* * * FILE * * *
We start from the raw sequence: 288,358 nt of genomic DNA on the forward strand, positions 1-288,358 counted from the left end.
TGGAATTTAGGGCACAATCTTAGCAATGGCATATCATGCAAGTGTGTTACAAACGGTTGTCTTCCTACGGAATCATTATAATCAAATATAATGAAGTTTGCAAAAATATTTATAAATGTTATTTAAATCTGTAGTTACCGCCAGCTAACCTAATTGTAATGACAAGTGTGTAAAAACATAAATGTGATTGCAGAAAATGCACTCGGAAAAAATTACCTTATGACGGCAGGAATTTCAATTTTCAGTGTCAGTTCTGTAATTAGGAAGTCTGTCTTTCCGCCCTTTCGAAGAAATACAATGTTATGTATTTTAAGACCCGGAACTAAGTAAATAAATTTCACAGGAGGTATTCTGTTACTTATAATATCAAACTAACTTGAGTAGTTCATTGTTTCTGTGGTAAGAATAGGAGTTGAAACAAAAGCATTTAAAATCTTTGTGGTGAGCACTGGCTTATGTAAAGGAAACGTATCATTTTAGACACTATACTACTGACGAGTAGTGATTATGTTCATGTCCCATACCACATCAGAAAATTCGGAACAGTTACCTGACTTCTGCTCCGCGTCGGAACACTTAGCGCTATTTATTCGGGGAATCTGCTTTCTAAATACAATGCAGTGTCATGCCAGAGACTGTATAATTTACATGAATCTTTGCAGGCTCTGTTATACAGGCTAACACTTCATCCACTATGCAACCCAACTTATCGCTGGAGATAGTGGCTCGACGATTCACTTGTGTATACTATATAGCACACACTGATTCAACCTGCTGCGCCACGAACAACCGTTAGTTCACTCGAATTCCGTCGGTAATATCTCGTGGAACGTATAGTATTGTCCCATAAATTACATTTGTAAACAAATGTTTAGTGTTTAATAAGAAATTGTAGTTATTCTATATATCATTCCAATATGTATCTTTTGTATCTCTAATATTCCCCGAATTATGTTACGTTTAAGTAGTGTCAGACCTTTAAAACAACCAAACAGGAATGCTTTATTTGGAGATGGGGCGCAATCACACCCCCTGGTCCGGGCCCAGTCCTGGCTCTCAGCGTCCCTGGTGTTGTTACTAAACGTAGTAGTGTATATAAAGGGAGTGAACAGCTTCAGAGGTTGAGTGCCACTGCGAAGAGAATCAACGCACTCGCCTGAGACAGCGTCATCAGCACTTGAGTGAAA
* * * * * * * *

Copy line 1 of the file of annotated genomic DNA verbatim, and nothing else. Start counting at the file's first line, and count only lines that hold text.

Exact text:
We start from the raw sequence: 288,358 nt of genomic DNA on the forward strand, positions 1-288,358 counted from the left end.